The potential defined in Equation 2 confines the exciton in the upper half of a sphere, i.
Hamiltonian 1 can be separated in terms of center-of-mass and relative coordinates, respectively,. The center-of-mass and relative position coordinates are defined as usual,.
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The explicit separability of the center-of-mass and relative coordinates in Equation 3 lead to the following total envelope wave function and total energy for the system:. The center-of-mass part of Hamiltonian 3 is a three-dimensional semi-parabolic oscillator that can be solved analytically. Therefore, the problem is now reduced to solve the relative motion Hamiltonian:.
Hamiltonian 8 has been solved analytically in two limiting cases strong and weak confinement for one-dimensional quantum dots. The eigenfunctions and eigenvalues are presented in references [ 5 ] and [ 8 ]. In one-dimensional case, the confinement potential also imposes constraints to spatial coordinates, resulting in a hydrogen-like asymmetric-harmonic reduced particle Hamiltonian for weak strong limit.
The harmonic potential in Equation 8 defines both the size L of the quantum dot,. On the other hand, the Coulomb potential defines the effective Bohr radius and the effective Rydberg energy of the electron-hole interaction,. The strong-confinement limit is established when , or equivalently , and the weak-confinement limit when , or. The second-order nonlinear optical coefficients can be obtained by density matrix approach and perturbation expansion method [ 12 , 13 ]. The expression for the OR coefficient, within a two-level system approach, is given by [ 5 , 6 ].
The SHG coefficient in a three level system is [ 8 ]. Under the double resonance condition, i. For this reason, we conclude that, in this frequency range, neither the strong-confinement limit nor the weak limit can be assumed because both interactions, harmonic and Coulomb, are important. Therefore, we propose a numerical technique to calculate eigenenergies and eigenstates of Hamiltonian 8 , considering the harmonic and Coulomb potentials. With the aim of exploring the nonlinear behavior at higher frequencies, i. Because of this difference, several authors[ 5 , 6 , 8 ] used the strong-confinement limit as a satisfactory approximation in the case of small quantum dots.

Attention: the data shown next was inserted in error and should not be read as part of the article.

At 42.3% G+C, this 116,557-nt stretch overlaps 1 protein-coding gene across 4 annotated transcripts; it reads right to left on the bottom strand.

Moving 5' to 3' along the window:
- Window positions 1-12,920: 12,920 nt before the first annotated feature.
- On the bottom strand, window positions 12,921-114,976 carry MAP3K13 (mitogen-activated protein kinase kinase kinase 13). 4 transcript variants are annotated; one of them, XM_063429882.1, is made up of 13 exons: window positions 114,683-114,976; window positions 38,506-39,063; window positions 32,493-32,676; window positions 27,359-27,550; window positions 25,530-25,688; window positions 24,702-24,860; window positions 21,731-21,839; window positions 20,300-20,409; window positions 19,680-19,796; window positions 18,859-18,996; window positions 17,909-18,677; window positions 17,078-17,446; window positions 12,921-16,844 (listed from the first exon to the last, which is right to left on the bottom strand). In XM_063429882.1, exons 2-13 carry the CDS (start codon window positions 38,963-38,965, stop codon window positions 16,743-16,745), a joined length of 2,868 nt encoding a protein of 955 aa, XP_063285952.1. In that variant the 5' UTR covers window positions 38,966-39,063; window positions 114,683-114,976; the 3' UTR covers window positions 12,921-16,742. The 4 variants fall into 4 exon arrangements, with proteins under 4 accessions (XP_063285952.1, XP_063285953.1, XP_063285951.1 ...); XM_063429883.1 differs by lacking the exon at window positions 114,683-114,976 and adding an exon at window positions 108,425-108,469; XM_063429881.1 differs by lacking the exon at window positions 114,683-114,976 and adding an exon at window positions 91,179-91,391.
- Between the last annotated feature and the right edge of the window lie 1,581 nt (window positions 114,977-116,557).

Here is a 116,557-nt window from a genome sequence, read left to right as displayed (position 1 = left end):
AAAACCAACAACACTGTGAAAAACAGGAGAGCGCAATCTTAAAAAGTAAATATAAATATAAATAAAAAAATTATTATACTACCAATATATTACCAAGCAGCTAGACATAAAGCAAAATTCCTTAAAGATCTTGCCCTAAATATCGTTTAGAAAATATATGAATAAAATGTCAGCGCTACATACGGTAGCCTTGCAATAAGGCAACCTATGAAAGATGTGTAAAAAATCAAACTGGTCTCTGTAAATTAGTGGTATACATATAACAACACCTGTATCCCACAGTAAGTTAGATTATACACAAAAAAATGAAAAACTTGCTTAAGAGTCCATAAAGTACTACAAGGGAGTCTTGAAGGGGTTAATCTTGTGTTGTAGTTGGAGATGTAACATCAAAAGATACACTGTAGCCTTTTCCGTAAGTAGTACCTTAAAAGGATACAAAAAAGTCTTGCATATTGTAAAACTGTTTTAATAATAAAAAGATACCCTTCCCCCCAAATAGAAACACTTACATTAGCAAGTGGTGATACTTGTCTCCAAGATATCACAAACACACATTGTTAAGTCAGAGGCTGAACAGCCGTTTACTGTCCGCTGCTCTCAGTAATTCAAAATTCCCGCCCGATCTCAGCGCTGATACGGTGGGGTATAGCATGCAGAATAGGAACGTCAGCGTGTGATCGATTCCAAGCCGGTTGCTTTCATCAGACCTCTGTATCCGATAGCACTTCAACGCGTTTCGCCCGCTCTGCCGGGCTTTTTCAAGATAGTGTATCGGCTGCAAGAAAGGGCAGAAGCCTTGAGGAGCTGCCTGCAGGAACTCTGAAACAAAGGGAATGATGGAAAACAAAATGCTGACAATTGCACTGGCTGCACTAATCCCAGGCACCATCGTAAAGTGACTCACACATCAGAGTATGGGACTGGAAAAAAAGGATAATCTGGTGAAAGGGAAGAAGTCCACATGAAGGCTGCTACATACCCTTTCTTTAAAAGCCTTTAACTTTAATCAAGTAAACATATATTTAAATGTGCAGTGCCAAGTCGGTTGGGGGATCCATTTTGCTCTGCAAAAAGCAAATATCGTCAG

This means that our results are suitable for the current quantum dot sizes that range from few nanometers to tens of nanometers. We find numerically eigenenergies and eigenstates of Hamiltonian 8 by a finite elements method for the two frequencies mentioned above.
The terms involving quantum states and energies in Equations 13 and 19 are found using the eigenstates and eigenenergies previously calculated. In each figure, we present the corresponding nonlinear optical coefficient considering excitonic effects with and without Coulomb interaction. For comparative purposes, we also present the case without excitonic effects, i. The blue line corresponds to the case without excitonic effects. Figures 2 and 3 reproduce the reported results quite well [ 5 , 8 ] regarding the enhancement of the nonlinear optical coefficients due to the quantum confinement of the exciton.